Over Ninety percent (90.1%) of cases documented at the centre were reported by female clients, most between the ages of 20-40, whilst male clients represented 9.4% of FIDA’s clients. Over thirty one percent (31.03%) of female clients reported that they were in abusive relationships.

The marital category, which received the largest number of cases, covers disputes between couples, who are divorced, separated or still married. The underlying reasons causing marital conflicts has been as a result of various abuses suffered by women in their marriages. Others were as a consequence of economic hardships due to joblessness of the male spouse, incompatibility, infidelity, refusal of male spouses to contribute to maintenance of the home, and negative influence from friends and religious leaders.  Generally, women who are divorced apply to the Centre for assistance to claim compensation from their spouses.  In many cases, the breakdown of the marriage results in a total breakdown in communication between the spouses, which adversely affects the maintenance of the children in the marriage.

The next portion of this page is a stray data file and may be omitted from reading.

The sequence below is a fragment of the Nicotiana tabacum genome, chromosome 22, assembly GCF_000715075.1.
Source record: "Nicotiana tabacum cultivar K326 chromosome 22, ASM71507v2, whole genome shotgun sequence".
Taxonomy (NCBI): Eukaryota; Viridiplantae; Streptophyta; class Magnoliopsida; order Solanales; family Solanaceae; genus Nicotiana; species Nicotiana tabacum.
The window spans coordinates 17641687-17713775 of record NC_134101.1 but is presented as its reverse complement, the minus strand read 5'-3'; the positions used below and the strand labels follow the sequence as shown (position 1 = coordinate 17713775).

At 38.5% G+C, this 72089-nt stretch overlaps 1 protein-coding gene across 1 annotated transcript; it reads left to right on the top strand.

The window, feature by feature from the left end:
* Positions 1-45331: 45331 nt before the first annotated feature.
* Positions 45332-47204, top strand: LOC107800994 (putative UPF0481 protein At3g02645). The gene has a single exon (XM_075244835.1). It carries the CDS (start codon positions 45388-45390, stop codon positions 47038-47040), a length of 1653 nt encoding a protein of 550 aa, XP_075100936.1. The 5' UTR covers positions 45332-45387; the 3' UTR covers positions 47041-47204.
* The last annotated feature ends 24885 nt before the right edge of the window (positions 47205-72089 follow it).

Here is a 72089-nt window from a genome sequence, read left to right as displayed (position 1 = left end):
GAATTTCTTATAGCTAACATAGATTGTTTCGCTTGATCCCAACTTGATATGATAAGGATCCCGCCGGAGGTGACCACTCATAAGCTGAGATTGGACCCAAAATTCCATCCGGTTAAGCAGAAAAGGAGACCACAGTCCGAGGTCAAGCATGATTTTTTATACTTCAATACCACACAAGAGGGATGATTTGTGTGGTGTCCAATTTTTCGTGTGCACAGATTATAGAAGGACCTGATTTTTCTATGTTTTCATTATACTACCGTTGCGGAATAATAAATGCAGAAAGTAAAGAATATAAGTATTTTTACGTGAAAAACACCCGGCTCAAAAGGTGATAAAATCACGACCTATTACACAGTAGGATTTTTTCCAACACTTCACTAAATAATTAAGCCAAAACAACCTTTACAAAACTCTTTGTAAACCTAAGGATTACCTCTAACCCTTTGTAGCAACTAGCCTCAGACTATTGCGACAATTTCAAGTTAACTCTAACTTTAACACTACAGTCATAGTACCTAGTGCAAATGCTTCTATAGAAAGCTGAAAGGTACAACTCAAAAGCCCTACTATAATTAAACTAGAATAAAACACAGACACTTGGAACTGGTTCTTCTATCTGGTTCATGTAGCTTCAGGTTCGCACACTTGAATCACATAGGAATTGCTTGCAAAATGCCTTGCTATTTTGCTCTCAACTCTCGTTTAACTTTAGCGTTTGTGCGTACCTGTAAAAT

Indeed, during marital conflicts, most mothers and children are ejected from their homes. Women who report cases of marital conflicts always end up bringing up issues of how children will be maintained in schools and how to pay for basic needs of shelter, and medical bills. Fathers continue to resent payment of maintenance fees particularly where there is separation or divorce and children are living with their mothers, as they feel their ex wives are benefiting from the maintenance payments. This often results in demands for custody of the children to avoid maintenance payments.